No government safety rules are set for vehicle that killed worker at Bush airport
By ZAIN SHAUK
Oct. 28, 2010, 10:51PM
The automated tram that struck and killed a contractor Tuesday at Bush Intercontinental Airport did not meet government safety regulations for operation because none exist for the vehicle, according to city, state and federal officials.
While trains, elevators, escalators and moving sidewalks are inspected and cited for violations according to various public codes, there are no enforceable standards for the unmanned trams that shuttle about 5,000 travelers between the airport’s terminals every hour, at speeds as high as 33 mph.
Asked who sets safety regulations for the system and others like it, representatives from the Federal Aviation Administration, the Federal Transit Administration, the Federal Railroad Administration, the Occupational Safety and Health Administration, the Texas Department of Transportation, the Texas Department of Licensing and Regulation and the city of Houston all said the same thing: Not us.
Bush Intercontinental Airport leaves safety clearance for the tram system up to the companies who built and run it, said Marlene McClinton, a spokeswoman for the Houston Airport System.
There are no government regulations requiring, for example, that cameras be installed to monitor operations of the computer-controlled trams, or that observers regularly view such video, or that other warning systems are implemented to halt trams if someone is on the track.
Travis Turner, an employee for contractor PBSJ Corporation, was one of two workers who were on the track Tuesday conducting their “normal duties” when they were hit by a tram on a stretch of track between the Marriott Hotel and Terminal B, according to the airport.
Turner died at the scene, and the other worker, who was not identified, was injured and airlifted to Memorial Hermann Hospital.
Standards not binding
The automated tram is operated by Johnson Controls, Inc., of Wisconsin and was built by Bombardier Transportation of Montreal.
Bombardier builds and inspects its automated tram systems, which it has constructed at airports nationwide, in accordance with standards developed by the American Society of Civil Engineers, said Maryanne Roberts, a spokeswoman for Bombardier.
But those standards are not binding or enforceable, functioning more like guidelines than regulations, said Joan Buhrman, a spokeswoman for the society.
“They’re not law, they’re voluntary standards,” Buhrman said. “So it’s sort of the practice of the profession. It’s not as though we’re a legal body that sets the laws on what you must do.”
Johnson Controls, which operates the automated system, handles its inspections according to its own safety protocols, McClinton said.
Although the city hires inspectors to approve elevators, escalators and moving walkways for operation, a similar system is not in place for automated trams, said Mike Dorosk, Houston’s senior elevator inspector who for 13 years coordinated regulation of conveyance devices at the airport.
Airports nationwide operate their automated trams in accordance with ASCE standards, but it was unclear whether they are regulated by local authorities, since federal agencies have not established rules for the systems as they have done for trains.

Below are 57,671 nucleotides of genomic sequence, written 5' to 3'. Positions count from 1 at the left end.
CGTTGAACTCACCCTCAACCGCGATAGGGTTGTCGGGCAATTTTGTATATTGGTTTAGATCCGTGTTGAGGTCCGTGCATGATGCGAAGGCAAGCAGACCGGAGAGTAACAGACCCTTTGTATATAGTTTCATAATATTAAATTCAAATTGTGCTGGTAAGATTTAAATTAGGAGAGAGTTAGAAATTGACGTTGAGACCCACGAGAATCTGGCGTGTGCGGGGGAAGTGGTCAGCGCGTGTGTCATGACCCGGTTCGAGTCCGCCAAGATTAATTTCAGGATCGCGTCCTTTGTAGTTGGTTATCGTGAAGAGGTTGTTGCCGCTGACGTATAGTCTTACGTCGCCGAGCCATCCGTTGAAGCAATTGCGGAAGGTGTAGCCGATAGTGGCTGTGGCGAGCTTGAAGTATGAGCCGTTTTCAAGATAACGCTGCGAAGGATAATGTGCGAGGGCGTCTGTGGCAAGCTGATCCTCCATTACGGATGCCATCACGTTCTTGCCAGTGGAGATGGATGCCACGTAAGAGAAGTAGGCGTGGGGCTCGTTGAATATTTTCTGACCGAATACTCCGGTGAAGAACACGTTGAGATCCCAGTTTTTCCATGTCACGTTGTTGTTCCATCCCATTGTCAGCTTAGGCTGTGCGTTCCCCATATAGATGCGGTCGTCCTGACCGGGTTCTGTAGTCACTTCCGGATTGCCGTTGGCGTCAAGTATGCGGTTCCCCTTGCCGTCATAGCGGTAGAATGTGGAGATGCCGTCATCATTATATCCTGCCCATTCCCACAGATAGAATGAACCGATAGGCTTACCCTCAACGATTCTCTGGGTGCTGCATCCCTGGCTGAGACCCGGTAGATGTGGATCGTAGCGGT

Automated trams at Chicago O’Hare International Airport, for example, are not regulated, although they are inspected by the operating company, OEM, in accordance with the ASCE standards, according to the airport.
Clark County, Nev., is one area that has adopted the ASCE standards into an ordinance in order to be able to regulate automated people movers at Las Vegas’ McCarran Airport and hotels on the city’s popular strip, said Dave Durkee, principal engineer for the county.
“If you didn’t have any of these laws and your airport wasn’t following any of these standards, as a regulatory agency you would have no real authority to go out there and tell them to fix it, or how to fix it, or why,” Durkee said.
Johnson Controls, which operates similar people-mover systems around the country, also ran an automated tram service at Miami International Airport in 2008, when a tram overran a stop and crashed into a wall, injuring five people.
Miami International Airport has since terminated its contract with Johnson Controls and is suing the company.
A Continental Airlines employee is also suing Johnson Controls for an incident involving a tram at Bush Intercontinental Airport, said Marty Herring, her attorney. The tram doors closed on her and were not opened by overseeing personnel, causing injury, Herring said. A passerby helped to open the doors and free the employee, he said.
The workers hit by the tram at Bush were on its elevated track, and their presence in the area was not unexpected, McClinton said.
OSHA is investigating the cause of the incident.
Turner was “performing routine construction inspection services” on the day of the crash, PBSJ Corporation spokeswoman Kathe Jackson said in an e-mail.
The injured worker is an employee for Weber LLC., a construction company specializing in highways, bridges and airports, said company administrator Jim Hall.
The men “were tasked with repairing a handrail in a location more than 150 feet from where the accident occurred,” according to a statement from Johnson Controls.
Johnson Controls has safety protocols for its operations but said: “It is not clear, however, whether the parties involved in the accident were in compliance with these safety protocols.”
Representatives for PBSJ Corp. and Weber LLC would not comment on the workers’ actions and the specifics surrounding the incident.
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